If you were a teenager of the '90s like myself, then you likely have a spot in heart for I Know What You Did Last Summer, the horror movie your entire high school likely turned out to see, starring four young up and coming hot stars of the day (Jennifer Love Hewitt, Sarah Michelle Gellar, Freddie Prinze, Jr. and Ryan Phillipe). The film was written by Scream writer Kevin Williamson - adapting the already popular book by Lois Duncan - which gave it connective tissue with one of the more popular horror films of the decade (not a bad boost).
While it might've been an event film for the '90s MTV crowd, anyone looking back at I Know What You Did Last Summer now probably (and rightly) sees a schlocky horror B-movie with questionable performances and overwrought kill sequences... Which is probably why news that the film is getting a remake probably won't upset many people the way other remakes do.
Deadline reports that Sony is fast-tracking the I Know What You Did Last Summer remake, hoping for a 2016 release. It already has a writer in the form of Mike Flanagan, the writer/director of Oculus, the mind-bending 2014 horror film starring Guardians of the Galaxy star Karen Gillan, which grossed $40 million worldwide on a $12 million budget. Flanagan is also producing the film alongside his Oculus co-writer Jeff Howard and Neal Moritz, producer of the original IKWYDLS.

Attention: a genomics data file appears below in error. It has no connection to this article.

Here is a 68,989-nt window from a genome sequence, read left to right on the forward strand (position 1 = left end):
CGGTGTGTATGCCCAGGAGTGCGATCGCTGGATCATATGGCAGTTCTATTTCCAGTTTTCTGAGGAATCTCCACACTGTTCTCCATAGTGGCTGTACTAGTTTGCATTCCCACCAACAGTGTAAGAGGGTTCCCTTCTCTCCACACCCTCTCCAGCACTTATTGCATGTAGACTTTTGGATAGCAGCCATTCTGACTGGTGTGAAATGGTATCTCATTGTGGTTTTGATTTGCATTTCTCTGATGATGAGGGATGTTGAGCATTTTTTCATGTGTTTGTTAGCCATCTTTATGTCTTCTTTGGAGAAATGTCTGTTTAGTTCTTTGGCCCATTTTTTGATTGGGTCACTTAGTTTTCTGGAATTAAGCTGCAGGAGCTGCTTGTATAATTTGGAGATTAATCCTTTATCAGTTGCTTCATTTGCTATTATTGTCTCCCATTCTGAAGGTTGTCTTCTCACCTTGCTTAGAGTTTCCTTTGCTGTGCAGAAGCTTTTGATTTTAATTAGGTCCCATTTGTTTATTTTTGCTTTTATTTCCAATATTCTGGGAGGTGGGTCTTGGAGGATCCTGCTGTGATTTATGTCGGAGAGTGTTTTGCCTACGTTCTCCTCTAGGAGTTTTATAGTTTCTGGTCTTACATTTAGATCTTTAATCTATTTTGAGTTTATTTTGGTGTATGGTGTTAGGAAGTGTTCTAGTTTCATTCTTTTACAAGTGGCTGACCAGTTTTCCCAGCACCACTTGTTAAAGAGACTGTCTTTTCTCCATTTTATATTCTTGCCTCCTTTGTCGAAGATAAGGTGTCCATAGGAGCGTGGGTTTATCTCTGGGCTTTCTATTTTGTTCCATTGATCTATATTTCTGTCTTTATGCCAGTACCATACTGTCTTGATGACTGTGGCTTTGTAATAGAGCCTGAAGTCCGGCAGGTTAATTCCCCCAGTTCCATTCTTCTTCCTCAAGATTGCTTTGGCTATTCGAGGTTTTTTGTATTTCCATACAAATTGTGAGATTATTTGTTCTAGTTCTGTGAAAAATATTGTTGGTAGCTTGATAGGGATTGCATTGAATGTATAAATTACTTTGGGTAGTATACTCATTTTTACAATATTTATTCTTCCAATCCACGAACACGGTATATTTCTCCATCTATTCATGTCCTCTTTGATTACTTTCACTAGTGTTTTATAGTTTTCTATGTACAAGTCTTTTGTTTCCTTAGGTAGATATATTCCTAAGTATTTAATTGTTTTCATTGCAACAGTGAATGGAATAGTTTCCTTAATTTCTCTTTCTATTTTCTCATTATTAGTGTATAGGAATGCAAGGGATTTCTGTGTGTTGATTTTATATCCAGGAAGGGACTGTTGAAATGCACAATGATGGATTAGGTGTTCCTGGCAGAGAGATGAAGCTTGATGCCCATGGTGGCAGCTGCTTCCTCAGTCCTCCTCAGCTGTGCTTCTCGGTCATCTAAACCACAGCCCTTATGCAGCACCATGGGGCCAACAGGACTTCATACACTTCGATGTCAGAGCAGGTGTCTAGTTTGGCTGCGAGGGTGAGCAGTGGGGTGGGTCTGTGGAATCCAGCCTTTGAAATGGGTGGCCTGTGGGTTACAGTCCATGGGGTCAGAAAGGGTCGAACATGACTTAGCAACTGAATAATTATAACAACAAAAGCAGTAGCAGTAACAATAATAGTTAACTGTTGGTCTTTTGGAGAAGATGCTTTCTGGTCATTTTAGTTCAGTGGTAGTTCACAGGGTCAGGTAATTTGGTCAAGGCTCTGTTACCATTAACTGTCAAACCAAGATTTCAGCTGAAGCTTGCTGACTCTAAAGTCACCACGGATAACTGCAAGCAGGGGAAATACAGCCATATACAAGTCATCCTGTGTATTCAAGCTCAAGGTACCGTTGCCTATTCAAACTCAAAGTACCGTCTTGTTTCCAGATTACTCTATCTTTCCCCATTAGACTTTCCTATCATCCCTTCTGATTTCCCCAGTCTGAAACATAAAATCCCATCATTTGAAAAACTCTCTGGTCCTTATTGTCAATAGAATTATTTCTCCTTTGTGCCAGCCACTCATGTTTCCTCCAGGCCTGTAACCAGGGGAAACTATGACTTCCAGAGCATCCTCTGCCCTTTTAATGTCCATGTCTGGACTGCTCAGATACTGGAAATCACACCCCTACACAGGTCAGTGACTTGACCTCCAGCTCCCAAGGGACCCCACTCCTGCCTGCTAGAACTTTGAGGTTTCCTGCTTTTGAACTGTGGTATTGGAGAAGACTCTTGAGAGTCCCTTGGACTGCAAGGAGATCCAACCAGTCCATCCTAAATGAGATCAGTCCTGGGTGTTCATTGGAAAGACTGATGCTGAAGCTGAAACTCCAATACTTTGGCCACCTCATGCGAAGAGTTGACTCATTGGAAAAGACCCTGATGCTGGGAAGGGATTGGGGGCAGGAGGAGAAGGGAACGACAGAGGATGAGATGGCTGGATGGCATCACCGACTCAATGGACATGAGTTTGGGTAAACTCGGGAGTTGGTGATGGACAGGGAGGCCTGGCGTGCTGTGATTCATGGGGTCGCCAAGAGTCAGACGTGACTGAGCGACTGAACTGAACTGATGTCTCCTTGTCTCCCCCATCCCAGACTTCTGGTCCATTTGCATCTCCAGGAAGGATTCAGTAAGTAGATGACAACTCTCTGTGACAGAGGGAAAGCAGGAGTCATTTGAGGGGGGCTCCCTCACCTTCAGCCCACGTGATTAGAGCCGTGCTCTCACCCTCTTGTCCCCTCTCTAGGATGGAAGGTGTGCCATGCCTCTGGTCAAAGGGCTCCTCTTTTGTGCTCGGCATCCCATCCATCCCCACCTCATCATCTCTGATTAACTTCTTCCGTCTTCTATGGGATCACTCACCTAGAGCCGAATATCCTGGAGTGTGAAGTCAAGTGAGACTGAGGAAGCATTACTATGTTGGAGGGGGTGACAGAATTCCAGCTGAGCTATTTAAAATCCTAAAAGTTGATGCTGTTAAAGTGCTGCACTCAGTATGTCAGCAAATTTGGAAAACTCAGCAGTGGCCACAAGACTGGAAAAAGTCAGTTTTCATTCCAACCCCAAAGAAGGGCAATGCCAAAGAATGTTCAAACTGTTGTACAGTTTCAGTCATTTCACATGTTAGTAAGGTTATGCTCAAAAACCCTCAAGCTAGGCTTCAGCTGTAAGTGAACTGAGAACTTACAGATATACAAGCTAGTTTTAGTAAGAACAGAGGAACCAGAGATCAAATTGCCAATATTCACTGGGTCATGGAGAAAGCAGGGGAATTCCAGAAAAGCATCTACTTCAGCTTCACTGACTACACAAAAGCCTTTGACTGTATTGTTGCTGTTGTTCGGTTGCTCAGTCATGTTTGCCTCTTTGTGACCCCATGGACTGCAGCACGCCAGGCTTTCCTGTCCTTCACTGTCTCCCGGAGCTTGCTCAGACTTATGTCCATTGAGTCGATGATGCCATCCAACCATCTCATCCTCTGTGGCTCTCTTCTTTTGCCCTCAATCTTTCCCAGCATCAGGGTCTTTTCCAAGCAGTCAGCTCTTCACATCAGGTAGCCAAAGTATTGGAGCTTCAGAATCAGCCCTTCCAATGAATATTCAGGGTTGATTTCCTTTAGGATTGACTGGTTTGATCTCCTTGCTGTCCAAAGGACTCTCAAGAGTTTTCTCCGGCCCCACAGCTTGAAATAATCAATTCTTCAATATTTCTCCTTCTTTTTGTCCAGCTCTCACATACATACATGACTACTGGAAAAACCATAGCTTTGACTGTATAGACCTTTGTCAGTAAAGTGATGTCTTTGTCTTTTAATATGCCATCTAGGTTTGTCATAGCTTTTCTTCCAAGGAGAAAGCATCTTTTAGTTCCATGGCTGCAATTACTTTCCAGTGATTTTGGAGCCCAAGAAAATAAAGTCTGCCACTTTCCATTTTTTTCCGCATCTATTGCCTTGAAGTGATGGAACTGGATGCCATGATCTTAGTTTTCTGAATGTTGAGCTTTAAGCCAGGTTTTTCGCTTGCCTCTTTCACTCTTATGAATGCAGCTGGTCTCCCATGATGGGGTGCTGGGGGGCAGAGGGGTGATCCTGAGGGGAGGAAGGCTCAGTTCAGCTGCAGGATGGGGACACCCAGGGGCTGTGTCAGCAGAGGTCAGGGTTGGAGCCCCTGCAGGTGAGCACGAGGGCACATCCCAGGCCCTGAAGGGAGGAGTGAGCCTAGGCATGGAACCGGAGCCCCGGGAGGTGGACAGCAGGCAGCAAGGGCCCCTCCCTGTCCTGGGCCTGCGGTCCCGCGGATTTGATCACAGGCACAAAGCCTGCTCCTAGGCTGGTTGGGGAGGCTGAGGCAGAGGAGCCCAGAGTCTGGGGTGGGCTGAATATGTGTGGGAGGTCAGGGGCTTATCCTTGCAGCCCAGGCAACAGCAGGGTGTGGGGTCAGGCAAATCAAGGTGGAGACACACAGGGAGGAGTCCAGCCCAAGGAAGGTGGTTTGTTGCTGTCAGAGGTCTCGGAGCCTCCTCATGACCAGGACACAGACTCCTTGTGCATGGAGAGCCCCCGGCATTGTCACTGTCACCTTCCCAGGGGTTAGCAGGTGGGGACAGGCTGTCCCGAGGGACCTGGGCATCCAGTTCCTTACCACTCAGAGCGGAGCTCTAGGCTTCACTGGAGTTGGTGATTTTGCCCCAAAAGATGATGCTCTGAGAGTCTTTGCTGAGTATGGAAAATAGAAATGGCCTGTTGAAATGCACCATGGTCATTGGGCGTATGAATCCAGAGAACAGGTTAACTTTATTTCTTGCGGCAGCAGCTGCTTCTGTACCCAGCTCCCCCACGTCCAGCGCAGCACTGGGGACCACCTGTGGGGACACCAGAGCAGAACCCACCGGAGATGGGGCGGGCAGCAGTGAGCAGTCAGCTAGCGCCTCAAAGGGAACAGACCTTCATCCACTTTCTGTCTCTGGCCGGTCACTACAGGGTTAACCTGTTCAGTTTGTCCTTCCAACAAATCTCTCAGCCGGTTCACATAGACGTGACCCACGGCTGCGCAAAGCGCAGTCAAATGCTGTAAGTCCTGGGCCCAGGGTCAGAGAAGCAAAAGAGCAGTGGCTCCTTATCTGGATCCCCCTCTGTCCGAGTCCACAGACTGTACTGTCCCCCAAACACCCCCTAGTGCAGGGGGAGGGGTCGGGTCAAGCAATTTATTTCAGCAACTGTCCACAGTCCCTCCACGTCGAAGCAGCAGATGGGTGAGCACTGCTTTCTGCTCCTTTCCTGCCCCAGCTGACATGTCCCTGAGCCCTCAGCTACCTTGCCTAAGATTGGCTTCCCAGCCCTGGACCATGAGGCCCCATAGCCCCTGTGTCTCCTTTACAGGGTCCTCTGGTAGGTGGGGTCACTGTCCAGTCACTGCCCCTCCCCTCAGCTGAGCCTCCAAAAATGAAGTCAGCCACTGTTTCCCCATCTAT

As stated, nobody is likely all that upset that this movie is being revisited; considering the long (and more recent) history of horror movie remakes, this property far from the most sacred cow in the herd. By now these horror movie makers know the game like clockwork; in fact, they're some of the only ones in the movie biz still making a buck consistently and steadily, while still getting to break new ideas, new properties/franchises, new talent, etc. This remake will only continue that trend.
Currently no word on a director - but if history holds true, it will be enterprising and upcoming new talent - or one of the more affordable directors already in the circle with Flanagan and co (if not Flanagan himself). Either way, with some young talent (say, pulled from the TV sector), in the four principal lead spots, a quick shoot, some moderate marketing costs.... It's an easy win. No reason at all to expect that a new generation won't turn out to see this as an event, just as mine did (to the tune of $125 million worldwide); one only hopes that if the remake is successful, the inevitable sequel isn't as horrendous as the one we got.
We'll keep you updated on this I Know What You Did Last Summer remake, including who has been cast in it, and who is directing. The film is aiming for a 2016 release date.